Yes, flashing online images can set off an epileptic seizure – and Newsweek senior writer Kurt Eichenwald, a frequent critic of President-elect Donald Trump, says he’s planning legal action after just such an attack.
This isn’t the first time Eichenwald, who has epilepsy, has been hit with a griefing GIF. He reported facing a similar threat back in October when someone tagged him in a tweet showing a flashing online image of Pepe the Frog, a cartoon character that has been appropriated by extremists.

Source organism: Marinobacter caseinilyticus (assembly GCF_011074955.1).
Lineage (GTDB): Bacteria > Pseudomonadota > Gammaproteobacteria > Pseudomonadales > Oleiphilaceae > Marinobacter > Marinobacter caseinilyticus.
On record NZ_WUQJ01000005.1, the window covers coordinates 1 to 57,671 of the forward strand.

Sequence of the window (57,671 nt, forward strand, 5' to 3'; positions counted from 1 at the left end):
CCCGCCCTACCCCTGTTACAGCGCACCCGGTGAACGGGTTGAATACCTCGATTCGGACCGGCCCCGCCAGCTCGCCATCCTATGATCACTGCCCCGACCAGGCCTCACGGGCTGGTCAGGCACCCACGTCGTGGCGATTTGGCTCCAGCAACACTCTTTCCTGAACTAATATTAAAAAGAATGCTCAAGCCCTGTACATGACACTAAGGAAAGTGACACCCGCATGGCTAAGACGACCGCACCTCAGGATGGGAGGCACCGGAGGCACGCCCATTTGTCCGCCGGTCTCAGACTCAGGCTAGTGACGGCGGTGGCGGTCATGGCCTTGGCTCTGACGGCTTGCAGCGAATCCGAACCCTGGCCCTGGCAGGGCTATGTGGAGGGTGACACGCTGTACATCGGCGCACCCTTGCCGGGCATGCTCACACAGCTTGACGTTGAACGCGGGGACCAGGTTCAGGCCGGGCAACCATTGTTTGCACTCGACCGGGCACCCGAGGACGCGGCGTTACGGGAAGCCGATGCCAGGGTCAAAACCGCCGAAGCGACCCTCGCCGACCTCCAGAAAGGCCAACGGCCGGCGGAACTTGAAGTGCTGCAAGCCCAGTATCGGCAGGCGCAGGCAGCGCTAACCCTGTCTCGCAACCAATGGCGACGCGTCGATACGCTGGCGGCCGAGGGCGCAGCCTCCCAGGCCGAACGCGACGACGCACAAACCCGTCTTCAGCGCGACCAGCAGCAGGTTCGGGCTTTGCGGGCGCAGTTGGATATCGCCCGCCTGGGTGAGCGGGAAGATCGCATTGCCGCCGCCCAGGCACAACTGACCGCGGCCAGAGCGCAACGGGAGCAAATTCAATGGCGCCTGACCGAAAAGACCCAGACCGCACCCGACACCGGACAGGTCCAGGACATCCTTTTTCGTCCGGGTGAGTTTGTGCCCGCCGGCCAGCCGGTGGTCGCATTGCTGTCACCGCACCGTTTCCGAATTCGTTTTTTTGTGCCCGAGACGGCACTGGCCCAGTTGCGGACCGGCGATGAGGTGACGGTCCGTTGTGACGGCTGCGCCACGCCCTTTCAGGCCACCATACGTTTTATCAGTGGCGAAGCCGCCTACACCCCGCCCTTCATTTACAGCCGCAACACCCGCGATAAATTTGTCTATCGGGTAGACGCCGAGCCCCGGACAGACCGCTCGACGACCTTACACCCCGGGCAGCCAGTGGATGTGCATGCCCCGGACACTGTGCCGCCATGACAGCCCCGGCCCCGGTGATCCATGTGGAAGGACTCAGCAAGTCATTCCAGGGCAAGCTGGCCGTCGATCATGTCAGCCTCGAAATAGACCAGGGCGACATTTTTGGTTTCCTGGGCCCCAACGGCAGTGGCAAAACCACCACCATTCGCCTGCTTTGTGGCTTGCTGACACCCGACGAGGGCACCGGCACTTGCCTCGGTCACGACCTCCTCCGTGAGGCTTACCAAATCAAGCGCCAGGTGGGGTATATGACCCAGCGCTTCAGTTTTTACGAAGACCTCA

Strobe lights and rapidly flashing graphics can be epileptogenic – that is, capable of inducing seizures or other health effects for those with photosensitive epilepsy. One infamous case involved a Pokémon TV cartoon that sent hundreds of Japanese children to hospitals in 1997. (Mass hysteria may have played a role.)
In 2008, malicious Internet users posted hundreds of epileptogenic graphics to an online message board run by the Epilepsy Foundation, causing some patients to suffer headaches or seizures.
The causes of photosensitive epilepsy are poorly understood, but the phenomenon appears the primary visual cortex. In vulnerable people, the neural networks that handle rapid changes in imagery may be overly excitable, leading to sensory overload.